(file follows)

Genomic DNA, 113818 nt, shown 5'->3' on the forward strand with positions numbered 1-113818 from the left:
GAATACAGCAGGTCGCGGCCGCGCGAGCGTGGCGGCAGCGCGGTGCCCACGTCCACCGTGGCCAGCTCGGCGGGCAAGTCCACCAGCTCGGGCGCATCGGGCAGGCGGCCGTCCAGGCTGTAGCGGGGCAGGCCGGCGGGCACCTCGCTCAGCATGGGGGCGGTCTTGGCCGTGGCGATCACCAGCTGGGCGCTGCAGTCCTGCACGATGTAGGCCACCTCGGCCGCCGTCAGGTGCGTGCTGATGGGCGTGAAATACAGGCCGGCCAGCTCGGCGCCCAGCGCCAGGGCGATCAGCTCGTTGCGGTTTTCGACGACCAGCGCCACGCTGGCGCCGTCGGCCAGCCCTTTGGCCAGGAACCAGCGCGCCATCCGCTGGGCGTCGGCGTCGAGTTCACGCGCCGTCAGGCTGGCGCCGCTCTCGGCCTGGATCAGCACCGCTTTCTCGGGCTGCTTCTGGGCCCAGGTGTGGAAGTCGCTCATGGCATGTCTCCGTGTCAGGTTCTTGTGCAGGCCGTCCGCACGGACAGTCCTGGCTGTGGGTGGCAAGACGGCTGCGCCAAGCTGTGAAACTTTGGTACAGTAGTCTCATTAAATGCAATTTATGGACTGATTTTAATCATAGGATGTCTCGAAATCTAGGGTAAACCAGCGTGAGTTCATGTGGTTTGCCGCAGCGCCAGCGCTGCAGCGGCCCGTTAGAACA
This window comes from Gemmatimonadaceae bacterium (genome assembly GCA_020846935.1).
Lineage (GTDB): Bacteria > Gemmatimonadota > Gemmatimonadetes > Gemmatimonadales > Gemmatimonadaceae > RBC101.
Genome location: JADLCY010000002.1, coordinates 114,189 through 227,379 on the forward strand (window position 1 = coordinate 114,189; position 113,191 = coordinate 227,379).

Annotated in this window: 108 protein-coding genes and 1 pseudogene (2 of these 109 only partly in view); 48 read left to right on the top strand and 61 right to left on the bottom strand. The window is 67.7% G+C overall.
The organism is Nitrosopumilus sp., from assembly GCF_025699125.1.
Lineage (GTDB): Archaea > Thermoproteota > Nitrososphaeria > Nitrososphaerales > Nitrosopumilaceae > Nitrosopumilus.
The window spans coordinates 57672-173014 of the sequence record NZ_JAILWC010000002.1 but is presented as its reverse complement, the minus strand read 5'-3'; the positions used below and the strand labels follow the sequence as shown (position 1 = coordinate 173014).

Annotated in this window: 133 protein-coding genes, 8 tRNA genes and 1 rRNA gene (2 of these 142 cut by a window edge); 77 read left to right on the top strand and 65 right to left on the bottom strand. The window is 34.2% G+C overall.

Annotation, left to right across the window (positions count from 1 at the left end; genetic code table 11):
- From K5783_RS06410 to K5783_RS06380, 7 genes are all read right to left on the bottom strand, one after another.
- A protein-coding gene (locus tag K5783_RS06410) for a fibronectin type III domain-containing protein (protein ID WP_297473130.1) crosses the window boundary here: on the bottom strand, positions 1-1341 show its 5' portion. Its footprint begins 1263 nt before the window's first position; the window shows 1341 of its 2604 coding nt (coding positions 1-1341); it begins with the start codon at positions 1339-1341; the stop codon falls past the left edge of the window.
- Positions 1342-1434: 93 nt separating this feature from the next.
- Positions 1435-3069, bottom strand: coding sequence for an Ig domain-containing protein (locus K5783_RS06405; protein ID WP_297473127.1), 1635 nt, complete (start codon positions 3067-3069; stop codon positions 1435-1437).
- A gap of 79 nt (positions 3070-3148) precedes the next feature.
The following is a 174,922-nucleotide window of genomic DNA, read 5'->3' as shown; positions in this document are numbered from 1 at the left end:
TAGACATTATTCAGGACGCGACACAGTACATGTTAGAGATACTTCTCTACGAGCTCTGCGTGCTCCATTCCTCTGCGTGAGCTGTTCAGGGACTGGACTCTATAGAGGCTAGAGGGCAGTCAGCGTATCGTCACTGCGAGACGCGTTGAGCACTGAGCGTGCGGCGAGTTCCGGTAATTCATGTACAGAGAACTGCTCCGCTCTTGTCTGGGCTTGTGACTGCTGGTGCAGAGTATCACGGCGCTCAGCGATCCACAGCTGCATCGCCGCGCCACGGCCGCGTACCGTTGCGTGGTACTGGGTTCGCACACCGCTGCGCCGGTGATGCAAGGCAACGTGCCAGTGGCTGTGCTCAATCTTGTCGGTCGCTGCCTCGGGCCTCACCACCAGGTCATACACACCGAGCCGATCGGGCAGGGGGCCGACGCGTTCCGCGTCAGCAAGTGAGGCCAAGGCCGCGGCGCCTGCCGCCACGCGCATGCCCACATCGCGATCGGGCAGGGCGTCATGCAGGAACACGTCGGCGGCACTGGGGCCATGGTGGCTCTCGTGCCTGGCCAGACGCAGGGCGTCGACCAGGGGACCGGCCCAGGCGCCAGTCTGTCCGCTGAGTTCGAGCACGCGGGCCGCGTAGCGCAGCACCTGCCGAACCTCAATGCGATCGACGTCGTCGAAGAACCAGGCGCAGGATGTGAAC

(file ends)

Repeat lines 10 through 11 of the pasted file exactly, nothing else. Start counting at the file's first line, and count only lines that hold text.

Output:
Annotated in this window: 133 protein-coding genes, 8 tRNA genes and 1 rRNA gene (2 of these 142 cut by a window edge); 77 read left to right on the top strand and 65 right to left on the bottom strand. The window is 34.2% G+C overall.

Annotation, left to right across the window (positions count from 1 at the left end; genetic code table 11):